May 14, 2019
An SRJC engineering major who wishes to remain anonymous, “Aaron” is an undocumented immigrant who was brought to the U.S. when he was 1 year old. He lived with his two parents and two younger siblings in Cotati for his first four years in the U.S.; now he and his family live in Petaluma.
Growing up, Aaron was anxious about his undocumented status, a familiar feeling for many immigrants.
“Out there in society, there really is a curtain that you can’t tell people you’re undocumented because of embarrassment and fear,” he said.
While attending Casa Grande High School, he was accepted into the DACA program, which relieved some of his fear of being identified and deported and allowed Aaron to work and go to school legally.
“I really believe that DACA is going to change something and help me,” Aaron said.
He also looks to SRJC for support. Its English as a second language classes, EOPS programs and clubs, including MEChA, are a vital part of the community the college provides for undocumented students.
“I feel safe at the JC,” Aaron said. “I don’t feel discriminated for being undocumented.”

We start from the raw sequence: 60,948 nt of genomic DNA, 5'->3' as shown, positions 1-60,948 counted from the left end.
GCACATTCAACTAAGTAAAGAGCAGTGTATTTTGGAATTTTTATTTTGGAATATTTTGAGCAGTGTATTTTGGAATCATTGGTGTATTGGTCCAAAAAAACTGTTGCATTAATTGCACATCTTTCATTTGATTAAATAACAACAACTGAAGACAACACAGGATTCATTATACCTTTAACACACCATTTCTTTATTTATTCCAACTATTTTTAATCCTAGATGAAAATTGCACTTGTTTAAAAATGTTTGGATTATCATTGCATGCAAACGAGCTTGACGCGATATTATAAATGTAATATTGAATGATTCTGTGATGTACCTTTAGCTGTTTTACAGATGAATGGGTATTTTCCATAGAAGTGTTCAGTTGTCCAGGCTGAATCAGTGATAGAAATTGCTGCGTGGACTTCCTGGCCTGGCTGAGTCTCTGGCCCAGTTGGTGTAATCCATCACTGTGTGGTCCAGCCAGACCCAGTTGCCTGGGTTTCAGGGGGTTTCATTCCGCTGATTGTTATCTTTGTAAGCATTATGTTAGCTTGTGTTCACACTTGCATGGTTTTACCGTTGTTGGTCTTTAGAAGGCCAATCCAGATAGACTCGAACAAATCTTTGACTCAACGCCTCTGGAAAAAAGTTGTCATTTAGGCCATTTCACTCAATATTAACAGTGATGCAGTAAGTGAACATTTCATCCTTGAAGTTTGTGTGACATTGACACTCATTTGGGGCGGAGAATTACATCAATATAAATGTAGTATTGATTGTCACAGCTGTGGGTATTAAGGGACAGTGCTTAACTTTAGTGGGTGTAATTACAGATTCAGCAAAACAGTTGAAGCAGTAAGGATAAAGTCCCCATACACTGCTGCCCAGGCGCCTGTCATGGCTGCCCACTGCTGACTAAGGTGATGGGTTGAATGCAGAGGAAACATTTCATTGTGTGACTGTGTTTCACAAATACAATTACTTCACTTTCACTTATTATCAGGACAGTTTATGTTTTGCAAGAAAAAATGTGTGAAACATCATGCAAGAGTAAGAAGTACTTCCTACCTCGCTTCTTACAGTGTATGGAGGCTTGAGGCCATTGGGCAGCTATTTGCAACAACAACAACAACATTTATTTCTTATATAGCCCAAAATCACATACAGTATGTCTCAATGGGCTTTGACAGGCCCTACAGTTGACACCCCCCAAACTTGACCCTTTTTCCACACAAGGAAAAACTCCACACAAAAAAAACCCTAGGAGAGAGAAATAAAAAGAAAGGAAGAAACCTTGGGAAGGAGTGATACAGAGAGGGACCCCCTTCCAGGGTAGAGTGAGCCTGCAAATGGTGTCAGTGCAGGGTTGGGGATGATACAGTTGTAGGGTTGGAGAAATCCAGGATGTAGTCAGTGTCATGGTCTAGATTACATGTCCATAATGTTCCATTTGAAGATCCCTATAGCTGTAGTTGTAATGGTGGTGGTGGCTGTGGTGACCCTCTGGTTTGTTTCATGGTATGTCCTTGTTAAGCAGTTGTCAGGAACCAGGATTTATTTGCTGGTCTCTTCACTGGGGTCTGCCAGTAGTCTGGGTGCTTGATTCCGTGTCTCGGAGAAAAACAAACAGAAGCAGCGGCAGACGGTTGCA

But off-campus is a different story. Last spring, Aaron boarded his first flight for a spring break trip with friends. While passing through the Transportation Security Administration (TSA) checkpoint, Aaron was stopped
for an extended period of time because his documentation differed from an American citizen’s.
Aaron knew his DACA status allowed him to travel legally within the U.S., but he couldn’t shake the feeling something bad was going to happen.
“I was super scared when I went through TSA,” he said. “Even though I was OK to travel, I still had that fear of being deported.”
He looks forward to the day he can travel outside the U.S., too, without fear of being denied reentry. This would require Aaron attain formal U.S. residency, a status that might also help him sort out his identity.
“I live in two worlds,” Aaron said. “In the American world, I am not welcome. I don’t have freedom, and I’m somewhat like a prisoner.” But he doesn’t feel welcome in the Mexican world either, and, even worse, he feels his Mexican heritage has made it harder to fully assimilate into American culture.
His identity struggles aren’t limited to his nationality or ethnicity. He feels he is breaking the law just for living in a place that’s been his home his whole life.
“I just want the freedom to not be a criminal, because I just realized undocumented means criminal,” Aaron said. “I don’t want to be a criminal.”
For now, he finds peace attending the JC and knowing he lives in one of the most accepting states in the country.
“I accept being Californian, and I’m happy with it,” he said. “I’m happy that I don’t identify as American or Mexican.”